JUAN GONZÁLEZ: Well, your strike includes not just the lecturers, but also researchers and other workers at—the librarians and others at the universities, but it does not have 100 percent support, right? There are many professors and others who are not striking. Could you talk about that, the divisions that exist among the workforce, and also the response of the government to the strike?
PRIYA GOPAL: Yes. I mean, look, we live in a Britain post-Thatcher. And Thatcher’s assault on unions and the fact of unionizing is a legacy that this country still grapples with. And only about half the university workforce—just over half the university workforce is unionized at all. And so, it is true that classes haven’t come to a complete halt, that there are people who are continuing to teach or do their work. But on the other hand, this is the single biggest strike in the education sector, in the higher education sector, that we have seen in its history. So, what is actually heartening is not the numbers of people who are not in the strike, but the daily increasing numbers of people who are joining the union and participating in the industrial action. And I think that given the legacy of anti-union rhetoric and anti-union politics in this country, it is quite remarkable that a typically nonconfrontational sector like the professoriate is coming out in force onto the picket lines and into withdrawing their labor until such time as Universities UK decides to come and retain the benefits that we’re entitled to.
I should also say that the proposed changes are very clearly mainly ideological. They are being proposed on the basis of a huge deficit that is a completely speculative projection. The pension scheme is actually in rude good health. And the proposed cuts are on the basis of an apocalyptic scenario where the entire sector goes under. So I think there is a recognition across the sector, amongst the student body and with many members of the public, that what we’re up against is an ideological project of attacking pensions and services, and trying to kind of privatize the risk rather than for the employers to carry it on, as has historically been the case.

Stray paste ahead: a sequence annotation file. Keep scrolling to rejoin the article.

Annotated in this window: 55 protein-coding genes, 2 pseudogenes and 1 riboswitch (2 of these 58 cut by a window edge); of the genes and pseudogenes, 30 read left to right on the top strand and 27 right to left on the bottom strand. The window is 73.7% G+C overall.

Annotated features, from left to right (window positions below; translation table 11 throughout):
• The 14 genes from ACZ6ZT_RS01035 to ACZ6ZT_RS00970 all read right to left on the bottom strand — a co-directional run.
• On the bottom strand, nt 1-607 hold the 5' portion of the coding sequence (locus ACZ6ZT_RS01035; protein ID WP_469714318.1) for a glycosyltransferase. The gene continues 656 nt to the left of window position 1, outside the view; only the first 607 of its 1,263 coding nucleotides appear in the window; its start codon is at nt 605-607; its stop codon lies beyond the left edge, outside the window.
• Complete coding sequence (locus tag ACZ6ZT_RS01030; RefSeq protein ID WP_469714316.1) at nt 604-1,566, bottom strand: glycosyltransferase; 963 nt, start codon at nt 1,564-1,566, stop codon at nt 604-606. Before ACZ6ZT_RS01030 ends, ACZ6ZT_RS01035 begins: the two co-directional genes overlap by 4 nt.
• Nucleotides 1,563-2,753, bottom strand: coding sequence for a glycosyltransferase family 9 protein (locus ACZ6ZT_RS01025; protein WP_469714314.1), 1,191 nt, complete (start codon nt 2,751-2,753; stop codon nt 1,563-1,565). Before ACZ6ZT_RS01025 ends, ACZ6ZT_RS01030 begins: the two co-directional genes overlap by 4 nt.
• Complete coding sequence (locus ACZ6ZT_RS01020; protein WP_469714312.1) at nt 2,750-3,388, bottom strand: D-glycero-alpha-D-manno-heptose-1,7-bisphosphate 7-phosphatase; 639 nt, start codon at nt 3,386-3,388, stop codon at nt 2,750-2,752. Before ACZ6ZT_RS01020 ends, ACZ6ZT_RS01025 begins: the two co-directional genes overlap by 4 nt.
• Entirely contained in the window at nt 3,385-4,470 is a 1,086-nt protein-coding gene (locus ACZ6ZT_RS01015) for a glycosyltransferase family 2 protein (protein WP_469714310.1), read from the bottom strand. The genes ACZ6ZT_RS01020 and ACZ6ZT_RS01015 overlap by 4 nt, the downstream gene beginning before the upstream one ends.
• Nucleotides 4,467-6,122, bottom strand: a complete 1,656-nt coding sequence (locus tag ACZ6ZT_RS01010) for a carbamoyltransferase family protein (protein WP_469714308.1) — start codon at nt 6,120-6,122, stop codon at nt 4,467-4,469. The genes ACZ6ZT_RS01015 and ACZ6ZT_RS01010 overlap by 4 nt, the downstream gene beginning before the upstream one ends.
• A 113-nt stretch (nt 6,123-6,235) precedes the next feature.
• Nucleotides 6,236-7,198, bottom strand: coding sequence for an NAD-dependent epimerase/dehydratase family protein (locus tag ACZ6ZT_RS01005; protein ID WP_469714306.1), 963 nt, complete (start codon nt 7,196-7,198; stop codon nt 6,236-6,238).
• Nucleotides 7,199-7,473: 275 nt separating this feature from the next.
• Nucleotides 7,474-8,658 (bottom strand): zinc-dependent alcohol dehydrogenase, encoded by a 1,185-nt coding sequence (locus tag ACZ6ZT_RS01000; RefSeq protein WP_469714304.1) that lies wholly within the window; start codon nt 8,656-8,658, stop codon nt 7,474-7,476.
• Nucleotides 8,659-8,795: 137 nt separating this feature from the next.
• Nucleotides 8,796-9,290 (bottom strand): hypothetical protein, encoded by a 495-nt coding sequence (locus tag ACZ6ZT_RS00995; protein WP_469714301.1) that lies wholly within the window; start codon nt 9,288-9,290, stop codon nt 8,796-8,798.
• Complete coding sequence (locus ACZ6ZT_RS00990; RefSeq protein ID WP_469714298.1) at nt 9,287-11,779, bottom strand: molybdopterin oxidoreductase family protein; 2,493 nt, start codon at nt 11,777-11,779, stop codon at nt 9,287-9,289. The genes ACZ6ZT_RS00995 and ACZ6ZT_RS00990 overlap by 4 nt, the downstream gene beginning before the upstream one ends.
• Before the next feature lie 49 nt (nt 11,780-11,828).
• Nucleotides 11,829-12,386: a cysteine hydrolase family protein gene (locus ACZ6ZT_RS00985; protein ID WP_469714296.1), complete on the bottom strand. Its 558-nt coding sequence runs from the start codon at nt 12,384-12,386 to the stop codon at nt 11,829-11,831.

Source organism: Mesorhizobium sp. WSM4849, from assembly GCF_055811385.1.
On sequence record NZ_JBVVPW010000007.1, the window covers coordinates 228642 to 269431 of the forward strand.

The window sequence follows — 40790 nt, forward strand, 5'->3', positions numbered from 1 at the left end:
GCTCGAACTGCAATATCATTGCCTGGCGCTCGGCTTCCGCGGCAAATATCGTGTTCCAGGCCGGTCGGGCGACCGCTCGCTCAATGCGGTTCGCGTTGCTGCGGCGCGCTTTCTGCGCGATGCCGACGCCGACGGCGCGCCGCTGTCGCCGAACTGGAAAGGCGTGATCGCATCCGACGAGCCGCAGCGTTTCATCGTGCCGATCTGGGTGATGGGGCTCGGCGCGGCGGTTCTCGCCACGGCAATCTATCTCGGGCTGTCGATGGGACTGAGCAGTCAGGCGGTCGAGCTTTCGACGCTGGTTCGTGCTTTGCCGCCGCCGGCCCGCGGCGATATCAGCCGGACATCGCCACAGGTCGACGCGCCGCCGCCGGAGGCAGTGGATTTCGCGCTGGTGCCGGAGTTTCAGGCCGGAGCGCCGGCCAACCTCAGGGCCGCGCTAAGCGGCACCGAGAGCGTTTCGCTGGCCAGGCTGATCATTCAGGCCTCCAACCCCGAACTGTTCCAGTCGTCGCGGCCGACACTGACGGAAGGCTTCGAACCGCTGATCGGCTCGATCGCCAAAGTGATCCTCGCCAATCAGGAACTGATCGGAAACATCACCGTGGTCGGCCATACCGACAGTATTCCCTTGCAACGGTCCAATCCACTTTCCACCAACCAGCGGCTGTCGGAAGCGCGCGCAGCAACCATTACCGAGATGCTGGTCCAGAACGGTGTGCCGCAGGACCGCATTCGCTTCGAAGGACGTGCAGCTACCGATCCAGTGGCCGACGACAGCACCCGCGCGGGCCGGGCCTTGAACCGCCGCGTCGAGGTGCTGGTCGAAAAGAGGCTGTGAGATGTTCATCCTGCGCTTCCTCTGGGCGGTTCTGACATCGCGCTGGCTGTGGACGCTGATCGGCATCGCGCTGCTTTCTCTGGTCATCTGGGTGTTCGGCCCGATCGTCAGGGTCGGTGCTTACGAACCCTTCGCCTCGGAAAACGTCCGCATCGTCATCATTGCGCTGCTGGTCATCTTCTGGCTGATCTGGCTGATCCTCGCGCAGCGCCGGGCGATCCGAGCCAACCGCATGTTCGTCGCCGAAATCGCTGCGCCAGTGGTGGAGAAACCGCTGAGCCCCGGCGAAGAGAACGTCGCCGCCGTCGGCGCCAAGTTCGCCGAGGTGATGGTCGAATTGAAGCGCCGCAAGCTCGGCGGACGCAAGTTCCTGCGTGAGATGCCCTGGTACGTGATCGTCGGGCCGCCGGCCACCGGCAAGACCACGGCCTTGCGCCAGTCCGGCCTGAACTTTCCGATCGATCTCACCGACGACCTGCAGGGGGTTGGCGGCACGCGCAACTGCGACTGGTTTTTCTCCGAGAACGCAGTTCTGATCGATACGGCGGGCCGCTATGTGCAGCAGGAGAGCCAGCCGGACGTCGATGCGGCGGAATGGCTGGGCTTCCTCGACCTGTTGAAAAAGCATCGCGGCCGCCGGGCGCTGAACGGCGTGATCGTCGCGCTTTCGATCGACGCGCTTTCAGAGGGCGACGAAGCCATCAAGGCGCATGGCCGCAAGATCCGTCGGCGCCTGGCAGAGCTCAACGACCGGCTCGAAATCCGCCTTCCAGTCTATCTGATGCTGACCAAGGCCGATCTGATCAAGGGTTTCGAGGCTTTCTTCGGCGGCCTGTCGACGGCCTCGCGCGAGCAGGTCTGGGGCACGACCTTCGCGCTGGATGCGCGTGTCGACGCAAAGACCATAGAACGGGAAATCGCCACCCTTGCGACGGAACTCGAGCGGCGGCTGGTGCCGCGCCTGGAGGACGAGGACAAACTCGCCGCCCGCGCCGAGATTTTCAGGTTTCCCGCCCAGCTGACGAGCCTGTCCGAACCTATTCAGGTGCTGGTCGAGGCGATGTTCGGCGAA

AMY GOODMAN: I wanted to go to an excerpt of a video introducing the University and College Union strike of British academics and researchers and librarians and staff.
UCU STRIKER 1: The UCU has called for 14 days of action across four weeks. During this time, staff will not be teaching, answering emails, giving office hours or marking.
UCU STRIKER 2: The Universities UK’s management wants to destroy the pensions scheme. Some staff will lose as much as 40 percent of their pensions, but management refuse to budge or even bargain.
UCU STRIKER 3: This dispute is about pensions, but it’s also about marketization. Pensions are being cut, staff are being casualized, and students are paying massive fees. These issues are all linked.
AMY GOODMAN: Before we go back to talk about what more is happening in West Virginia, Priya Gopal, how has the British government responded? And what are your plans? What’s the timetable for this strike?
PRIYA GOPAL: Currently, the government has simply taken the stance that talks are good. And in fact, I think one of the successes of the strike so far is that the Universities UK, from having taken a very intractable position, have now agreed to come to the table and talk. So the talks are starting today. But I think it needs to be made clear that university lecturers are not really going to settle for vague promises of talking. We have a very clear goal in mind, and that is the retention of our right to defined benefits, as was promised in our pensions packages.
So, I can’t tell you what the exact timeline for the strike is. It’s scheduled to continue well into next week. We then all break for Easter, and we come back in the Easter term at the end of April and May. And if there haven’t been substantial changes, a substantial progress made on the talks, then, as you just heard in the video, we will continue on to a marking boycott, at which point exams won’t be marked, and students won’t be able to graduate, because they won’t be marked.
I should say also that we’ve had tremendous amounts of support from students. We’ve been extremely moved by the support that our own students have given us, in the form of emails, letters, petitions to the vice chancellors and to the government, as well as literally coming and standing with us on the picket lines.